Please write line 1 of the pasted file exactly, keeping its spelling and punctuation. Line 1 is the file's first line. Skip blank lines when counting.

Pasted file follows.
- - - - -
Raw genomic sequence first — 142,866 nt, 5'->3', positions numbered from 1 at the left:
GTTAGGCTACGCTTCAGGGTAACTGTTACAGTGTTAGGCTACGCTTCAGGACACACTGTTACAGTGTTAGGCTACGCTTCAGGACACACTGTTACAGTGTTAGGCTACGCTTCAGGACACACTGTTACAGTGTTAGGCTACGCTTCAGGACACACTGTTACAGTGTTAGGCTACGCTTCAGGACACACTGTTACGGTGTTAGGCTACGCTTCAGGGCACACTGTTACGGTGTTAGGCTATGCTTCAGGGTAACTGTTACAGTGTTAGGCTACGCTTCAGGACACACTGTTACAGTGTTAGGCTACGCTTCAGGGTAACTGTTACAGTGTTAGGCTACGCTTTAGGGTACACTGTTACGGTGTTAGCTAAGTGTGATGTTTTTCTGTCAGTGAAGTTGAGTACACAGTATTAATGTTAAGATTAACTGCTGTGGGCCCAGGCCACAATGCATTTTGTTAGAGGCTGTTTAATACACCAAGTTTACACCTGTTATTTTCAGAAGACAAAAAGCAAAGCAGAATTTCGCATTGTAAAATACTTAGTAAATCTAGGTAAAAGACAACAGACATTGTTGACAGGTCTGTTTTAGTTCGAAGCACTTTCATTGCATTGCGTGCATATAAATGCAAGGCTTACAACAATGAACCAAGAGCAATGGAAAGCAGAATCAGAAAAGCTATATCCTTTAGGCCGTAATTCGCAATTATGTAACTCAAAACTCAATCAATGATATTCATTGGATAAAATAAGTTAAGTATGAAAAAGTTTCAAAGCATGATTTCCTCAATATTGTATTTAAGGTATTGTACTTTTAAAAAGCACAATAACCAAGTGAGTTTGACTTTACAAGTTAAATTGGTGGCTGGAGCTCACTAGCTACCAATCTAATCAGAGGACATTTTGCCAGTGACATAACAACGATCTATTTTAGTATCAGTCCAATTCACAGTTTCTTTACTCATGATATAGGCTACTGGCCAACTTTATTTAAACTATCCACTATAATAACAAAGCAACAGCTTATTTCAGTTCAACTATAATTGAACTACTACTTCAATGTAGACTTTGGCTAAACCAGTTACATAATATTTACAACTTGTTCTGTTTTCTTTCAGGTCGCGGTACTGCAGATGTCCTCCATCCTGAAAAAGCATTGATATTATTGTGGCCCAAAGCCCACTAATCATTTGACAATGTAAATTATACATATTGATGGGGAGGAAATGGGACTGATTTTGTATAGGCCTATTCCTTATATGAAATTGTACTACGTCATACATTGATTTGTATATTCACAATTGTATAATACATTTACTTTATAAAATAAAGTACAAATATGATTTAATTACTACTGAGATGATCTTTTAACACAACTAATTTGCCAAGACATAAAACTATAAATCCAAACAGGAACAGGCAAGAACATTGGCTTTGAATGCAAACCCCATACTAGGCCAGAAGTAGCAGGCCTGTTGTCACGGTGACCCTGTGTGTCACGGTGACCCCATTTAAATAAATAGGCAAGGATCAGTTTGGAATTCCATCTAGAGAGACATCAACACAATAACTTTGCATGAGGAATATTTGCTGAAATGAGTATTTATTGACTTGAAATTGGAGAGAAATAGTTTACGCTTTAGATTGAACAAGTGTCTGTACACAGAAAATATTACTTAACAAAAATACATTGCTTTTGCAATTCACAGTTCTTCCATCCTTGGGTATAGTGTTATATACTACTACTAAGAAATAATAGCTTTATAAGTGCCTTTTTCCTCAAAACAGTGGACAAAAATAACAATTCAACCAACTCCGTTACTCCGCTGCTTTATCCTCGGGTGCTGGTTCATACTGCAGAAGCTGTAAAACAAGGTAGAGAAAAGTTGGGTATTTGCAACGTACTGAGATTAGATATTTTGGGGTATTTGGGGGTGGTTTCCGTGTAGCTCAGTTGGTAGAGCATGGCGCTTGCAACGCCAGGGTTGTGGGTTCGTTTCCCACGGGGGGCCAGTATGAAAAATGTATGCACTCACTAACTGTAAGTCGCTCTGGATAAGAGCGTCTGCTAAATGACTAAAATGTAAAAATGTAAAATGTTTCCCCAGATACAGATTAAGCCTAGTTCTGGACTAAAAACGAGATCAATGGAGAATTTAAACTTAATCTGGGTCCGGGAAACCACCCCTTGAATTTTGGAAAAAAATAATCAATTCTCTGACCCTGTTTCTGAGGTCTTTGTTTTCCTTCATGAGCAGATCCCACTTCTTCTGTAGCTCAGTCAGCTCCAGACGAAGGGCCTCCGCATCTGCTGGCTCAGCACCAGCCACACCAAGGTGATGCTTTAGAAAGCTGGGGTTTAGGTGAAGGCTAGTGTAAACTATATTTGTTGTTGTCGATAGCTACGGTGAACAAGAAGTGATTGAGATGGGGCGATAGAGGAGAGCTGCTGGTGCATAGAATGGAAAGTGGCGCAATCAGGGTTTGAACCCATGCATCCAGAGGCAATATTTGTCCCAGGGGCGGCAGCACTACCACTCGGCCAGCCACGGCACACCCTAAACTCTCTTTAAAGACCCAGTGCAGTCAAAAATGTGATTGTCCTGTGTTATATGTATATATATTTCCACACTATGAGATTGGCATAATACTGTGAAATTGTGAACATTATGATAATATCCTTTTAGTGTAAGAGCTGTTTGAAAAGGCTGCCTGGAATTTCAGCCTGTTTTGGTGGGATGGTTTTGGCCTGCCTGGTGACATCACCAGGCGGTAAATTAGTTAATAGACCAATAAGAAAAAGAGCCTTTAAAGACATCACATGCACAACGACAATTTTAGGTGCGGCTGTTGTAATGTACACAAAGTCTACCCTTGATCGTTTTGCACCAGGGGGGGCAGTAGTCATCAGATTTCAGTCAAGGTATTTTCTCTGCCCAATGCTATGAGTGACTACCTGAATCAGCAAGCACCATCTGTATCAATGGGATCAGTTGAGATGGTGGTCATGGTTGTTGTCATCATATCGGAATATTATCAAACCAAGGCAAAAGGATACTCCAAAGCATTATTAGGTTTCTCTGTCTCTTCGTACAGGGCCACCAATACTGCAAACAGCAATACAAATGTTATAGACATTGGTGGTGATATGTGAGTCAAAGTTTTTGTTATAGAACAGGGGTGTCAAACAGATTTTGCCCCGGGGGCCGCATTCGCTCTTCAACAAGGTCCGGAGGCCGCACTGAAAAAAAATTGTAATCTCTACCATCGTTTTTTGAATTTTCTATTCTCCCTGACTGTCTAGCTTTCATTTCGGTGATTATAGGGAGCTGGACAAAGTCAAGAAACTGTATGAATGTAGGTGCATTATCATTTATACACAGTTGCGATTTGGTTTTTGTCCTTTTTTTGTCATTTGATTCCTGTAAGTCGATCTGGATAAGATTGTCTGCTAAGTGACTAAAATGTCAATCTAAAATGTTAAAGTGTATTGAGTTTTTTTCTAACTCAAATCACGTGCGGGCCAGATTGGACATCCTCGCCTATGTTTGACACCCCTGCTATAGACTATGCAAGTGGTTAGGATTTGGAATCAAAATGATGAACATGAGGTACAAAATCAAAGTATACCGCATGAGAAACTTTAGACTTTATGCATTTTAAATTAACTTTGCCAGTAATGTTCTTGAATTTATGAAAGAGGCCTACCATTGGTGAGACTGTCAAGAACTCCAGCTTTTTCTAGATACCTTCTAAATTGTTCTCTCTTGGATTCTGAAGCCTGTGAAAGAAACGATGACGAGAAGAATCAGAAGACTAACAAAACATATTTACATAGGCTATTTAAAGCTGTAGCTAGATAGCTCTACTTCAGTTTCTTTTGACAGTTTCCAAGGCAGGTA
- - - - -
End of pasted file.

Raw genomic sequence first — 142,866 nt, 5'->3', positions numbered from 1 at the left: